In A University Education, former Minister of State for Universities and Science (2010-14) David Willetts sets out the changes he fostered during his four-year ministry and his views on what still needs to be transformed, alongside a scholarly appreciation of how the current higher education system and its particularly British (mainly English) features have evolved. In this review, Ron Johnston critically considers Willetts’s conception of the nature and role of universities in contemporary Britain.
Earlier this week David Willetts and LSE Professor Paul Dolan debated the question “Is Higher Education Good for You?“, and the podcast from that event is now available to listen to and download. This event was part of LSE Festival: Beveridge 2.0, a week of public engagement activities exploring the “Five Giants” identified by Beveridge in his 1942 report in a global 21st-century context.
A University Education. David Willetts. Oxford University Press. 2017.
Universities are frequently in the news these days, but rarely for the really big issues facing them; the personalised campaign by some senior politicians against Vice-Chancellors’ salaries (bloated though some might be), enthusiastically taken up by the media, diverts attention from more serious concerns. These have instead been brought into focus by a 2017 National Audit Office report on the higher education market, highlighting issues such as the information available to prospective students when deciding whether to enter higher education and, if so, where and what to study; the level of consumer protection students have compared to buyers of services in other markets; the low proportion of students from relatively disadvantaged backgrounds and the standing of the institutions they select; the lack of price competition between institutions; and the lack of market incentives for institutions to compete on course quality as well as the little influence that students have on this. Furthermore, in a survey quoted in the report, only one third of current full-time English undergraduates rated their courses as providing value for money.
Key to these criticisms is the final word of that report’s title: “market”. Successive ministers responsible for higher education have sought to press universities further into a market-based structure, whereby higher education institutions must compete for students on the basis of the skills they can inculcate and prepare them for well-paid jobs that meet society’s economic needs. In that competition to survive, universities will find it necessary to improve teaching and the learning experience. One such minister between 2010 and 2014 was David Willetts. As with most of his predecessors he claims to like universities and what they do, but unlike the majority, he clearly actually does. He wants universities to flourish with as many students as can benefit from their offerings doing so, and believes that this can only be achieved within a market discipline, which is currently weak.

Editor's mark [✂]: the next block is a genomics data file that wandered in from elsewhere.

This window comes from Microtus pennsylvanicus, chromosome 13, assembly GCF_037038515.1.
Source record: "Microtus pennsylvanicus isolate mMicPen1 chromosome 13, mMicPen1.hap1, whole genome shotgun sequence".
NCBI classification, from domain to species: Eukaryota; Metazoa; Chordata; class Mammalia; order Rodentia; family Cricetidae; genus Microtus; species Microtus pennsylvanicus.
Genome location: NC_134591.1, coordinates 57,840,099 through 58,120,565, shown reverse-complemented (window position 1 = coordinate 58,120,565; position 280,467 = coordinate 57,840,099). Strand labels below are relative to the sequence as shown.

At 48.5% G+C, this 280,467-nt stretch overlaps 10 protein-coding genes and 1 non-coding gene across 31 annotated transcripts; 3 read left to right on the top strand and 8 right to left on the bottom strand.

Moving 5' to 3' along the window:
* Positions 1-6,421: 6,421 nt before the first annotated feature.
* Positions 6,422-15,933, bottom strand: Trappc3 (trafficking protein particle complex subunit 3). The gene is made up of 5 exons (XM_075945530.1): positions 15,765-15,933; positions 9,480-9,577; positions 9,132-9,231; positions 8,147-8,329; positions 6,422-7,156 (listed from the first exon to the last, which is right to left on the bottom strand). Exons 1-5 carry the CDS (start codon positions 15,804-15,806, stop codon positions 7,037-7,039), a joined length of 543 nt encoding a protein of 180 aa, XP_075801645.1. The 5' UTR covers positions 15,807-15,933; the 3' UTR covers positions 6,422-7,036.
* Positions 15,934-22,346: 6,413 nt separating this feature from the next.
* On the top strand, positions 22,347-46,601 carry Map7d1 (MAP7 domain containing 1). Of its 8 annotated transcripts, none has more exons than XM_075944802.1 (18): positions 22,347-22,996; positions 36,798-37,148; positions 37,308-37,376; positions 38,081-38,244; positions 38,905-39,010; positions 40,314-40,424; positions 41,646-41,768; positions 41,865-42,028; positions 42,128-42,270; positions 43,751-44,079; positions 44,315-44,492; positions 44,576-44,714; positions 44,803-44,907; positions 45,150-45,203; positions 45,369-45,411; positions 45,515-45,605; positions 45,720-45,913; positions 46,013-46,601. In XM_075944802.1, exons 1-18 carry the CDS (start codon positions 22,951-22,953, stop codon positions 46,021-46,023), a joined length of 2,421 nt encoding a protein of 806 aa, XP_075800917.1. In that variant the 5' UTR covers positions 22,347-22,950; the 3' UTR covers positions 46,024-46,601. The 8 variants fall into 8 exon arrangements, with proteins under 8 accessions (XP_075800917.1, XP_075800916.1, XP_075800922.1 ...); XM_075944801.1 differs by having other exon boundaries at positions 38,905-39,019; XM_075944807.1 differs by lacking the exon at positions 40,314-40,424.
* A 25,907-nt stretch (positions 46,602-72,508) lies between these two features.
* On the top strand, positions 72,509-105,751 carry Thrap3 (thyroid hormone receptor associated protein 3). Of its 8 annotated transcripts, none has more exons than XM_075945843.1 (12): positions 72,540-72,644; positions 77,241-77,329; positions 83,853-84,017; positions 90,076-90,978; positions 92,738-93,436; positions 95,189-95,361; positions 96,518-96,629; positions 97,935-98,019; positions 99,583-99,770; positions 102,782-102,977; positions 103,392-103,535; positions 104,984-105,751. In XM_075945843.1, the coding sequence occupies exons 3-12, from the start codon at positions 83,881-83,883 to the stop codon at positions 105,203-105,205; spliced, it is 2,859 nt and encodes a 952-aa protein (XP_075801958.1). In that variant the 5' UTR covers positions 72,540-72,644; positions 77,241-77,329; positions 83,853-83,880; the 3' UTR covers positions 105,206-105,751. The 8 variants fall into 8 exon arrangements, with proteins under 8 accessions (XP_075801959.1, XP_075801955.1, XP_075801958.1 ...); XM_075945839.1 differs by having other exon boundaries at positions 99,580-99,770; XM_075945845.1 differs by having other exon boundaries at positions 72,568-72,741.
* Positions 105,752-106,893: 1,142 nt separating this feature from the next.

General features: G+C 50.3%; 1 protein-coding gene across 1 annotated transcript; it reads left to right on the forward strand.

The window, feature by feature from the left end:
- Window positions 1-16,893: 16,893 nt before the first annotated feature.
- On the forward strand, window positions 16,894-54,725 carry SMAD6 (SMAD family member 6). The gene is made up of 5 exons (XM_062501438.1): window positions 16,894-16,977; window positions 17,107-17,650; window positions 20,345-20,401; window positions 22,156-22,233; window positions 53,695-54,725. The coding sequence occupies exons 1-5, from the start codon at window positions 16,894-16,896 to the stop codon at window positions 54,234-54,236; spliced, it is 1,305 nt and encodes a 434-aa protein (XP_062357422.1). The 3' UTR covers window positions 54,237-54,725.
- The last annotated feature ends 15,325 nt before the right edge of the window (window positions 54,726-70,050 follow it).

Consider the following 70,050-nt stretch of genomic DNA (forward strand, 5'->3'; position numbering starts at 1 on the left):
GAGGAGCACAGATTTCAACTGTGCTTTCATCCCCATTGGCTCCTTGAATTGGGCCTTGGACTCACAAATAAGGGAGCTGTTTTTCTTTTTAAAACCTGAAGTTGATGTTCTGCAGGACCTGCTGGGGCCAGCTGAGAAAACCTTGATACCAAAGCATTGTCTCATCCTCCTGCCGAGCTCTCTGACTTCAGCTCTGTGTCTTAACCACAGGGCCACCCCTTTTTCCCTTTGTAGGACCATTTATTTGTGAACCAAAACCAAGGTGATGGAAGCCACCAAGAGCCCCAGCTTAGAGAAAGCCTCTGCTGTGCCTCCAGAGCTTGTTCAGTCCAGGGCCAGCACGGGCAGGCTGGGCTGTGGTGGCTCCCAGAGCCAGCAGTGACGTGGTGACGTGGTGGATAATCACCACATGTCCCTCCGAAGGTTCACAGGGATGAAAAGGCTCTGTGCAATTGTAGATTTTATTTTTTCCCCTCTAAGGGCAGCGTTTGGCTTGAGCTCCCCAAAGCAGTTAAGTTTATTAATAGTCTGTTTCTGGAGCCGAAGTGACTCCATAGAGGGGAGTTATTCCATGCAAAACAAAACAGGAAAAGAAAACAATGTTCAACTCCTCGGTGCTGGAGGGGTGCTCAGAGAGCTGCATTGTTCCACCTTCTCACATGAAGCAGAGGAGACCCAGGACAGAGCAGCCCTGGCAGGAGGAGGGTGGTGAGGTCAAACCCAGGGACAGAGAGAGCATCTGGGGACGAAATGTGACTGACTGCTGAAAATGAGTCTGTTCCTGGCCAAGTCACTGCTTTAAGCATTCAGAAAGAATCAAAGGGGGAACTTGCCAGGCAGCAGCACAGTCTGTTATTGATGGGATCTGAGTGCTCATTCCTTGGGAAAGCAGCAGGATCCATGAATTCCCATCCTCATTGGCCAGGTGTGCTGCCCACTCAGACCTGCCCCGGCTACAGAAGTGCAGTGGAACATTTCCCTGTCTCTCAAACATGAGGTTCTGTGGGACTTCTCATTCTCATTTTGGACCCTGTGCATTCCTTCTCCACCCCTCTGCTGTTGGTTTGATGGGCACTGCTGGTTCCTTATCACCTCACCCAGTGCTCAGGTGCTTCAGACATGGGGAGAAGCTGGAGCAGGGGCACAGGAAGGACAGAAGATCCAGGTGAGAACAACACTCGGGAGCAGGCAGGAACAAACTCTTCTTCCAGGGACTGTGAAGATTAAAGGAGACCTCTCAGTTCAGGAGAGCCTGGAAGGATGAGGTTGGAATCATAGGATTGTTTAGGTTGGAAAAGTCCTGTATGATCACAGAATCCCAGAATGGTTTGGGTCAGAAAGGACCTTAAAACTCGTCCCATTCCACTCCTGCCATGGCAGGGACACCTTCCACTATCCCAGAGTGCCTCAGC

A University Education promotes Willett’s cause and lauds the changes made by the Coalition government in which he served, while not being unaware of some of its failings. This is set in a well-researched context: the early chapters provide an excellent brief introductory appreciation of the history of university education (though he says nothing about the honours degree system, unlike many others he is correct about the Robbins report in noting that it did not create the new universities of the 1960s). The discussion of current policies and outstanding issues is similarly based on detailed research, quoting a wide range of academic evidence – some of this is intriguing, as with his assembling of evidence on the returns from investment at different stages of the education system (Chapter Six) and his linkage of life expectancy with attending university to show that those years are essentially “free time” rather than “income foregone” (124). In this sense, the book is a “good read”.
Image credit: Pomp and Circumstance by Dave Herholz. This work is licensed under a CC BY-SA 2.0 license.